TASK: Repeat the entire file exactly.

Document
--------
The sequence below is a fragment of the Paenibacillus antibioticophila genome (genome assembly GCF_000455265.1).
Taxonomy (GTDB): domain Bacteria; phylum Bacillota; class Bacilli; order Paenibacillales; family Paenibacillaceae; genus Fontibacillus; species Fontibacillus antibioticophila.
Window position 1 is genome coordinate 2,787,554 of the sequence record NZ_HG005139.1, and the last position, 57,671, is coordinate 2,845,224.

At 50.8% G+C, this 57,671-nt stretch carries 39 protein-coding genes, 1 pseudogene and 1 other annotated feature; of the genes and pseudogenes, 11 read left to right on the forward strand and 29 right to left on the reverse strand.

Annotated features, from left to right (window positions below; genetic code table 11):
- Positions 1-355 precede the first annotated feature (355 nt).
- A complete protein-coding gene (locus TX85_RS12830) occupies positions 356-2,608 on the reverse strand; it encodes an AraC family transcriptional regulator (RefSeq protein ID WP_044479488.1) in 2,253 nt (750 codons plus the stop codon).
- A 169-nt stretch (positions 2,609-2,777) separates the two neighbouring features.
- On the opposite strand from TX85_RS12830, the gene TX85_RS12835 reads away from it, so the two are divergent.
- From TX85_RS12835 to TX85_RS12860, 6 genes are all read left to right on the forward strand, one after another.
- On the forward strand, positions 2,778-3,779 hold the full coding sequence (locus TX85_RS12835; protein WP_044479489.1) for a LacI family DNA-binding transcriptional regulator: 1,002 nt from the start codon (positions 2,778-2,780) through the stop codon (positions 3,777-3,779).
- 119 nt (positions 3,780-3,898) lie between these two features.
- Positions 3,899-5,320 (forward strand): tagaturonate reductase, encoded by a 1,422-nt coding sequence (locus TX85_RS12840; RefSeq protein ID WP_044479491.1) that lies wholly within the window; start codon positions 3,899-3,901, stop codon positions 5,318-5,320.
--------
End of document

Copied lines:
The sequence below is a fragment of the Paenibacillus antibioticophila genome (genome assembly GCF_000455265.1).
Taxonomy (GTDB): domain Bacteria; phylum Bacillota; class Bacilli; order Paenibacillales; family Paenibacillaceae; genus Fontibacillus; species Fontibacillus antibioticophila.
Window position 1 is genome coordinate 2,787,554 of the sequence record NZ_HG005139.1, and the last position, 57,671, is coordinate 2,845,224.

At 50.8% G+C, this 57,671-nt stretch carries 39 protein-coding genes, 1 pseudogene and 1 other annotated feature; of the genes and pseudogenes, 11 read left to right on the forward strand and 29 right to left on the reverse strand.

Annotated features, from left to right (window positions below; genetic code table 11):
- Positions 1-355 precede the first annotated feature (355 nt).
- A complete protein-coding gene (locus TX85_RS12830) occupies positions 356-2,608 on the reverse strand; it encodes an AraC family transcriptional regulator (RefSeq protein ID WP_044479488.1) in 2,253 nt (750 codons plus the stop codon).
- A 169-nt stretch (positions 2,609-2,777) separates the two neighbouring features.
- On the opposite strand from TX85_RS12830, the gene TX85_RS12835 reads away from it, so the two are divergent.
- From TX85_RS12835 to TX85_RS12860, 6 genes are all read left to right on the forward strand, one after another.
- On the forward strand, positions 2,778-3,779 hold the full coding sequence (locus TX85_RS12835; protein WP_044479489.1) for a LacI family DNA-binding transcriptional regulator: 1,002 nt from the start codon (positions 2,778-2,780) through the stop codon (positions 3,777-3,779).
- 119 nt (positions 3,780-3,898) lie between these two features.
- Positions 3,899-5,320 (forward strand): tagaturonate reductase, encoded by a 1,422-nt coding sequence (locus TX85_RS12840; RefSeq protein ID WP_044479491.1) that lies wholly within the window; start codon positions 3,899-3,901, stop codon positions 5,318-5,320.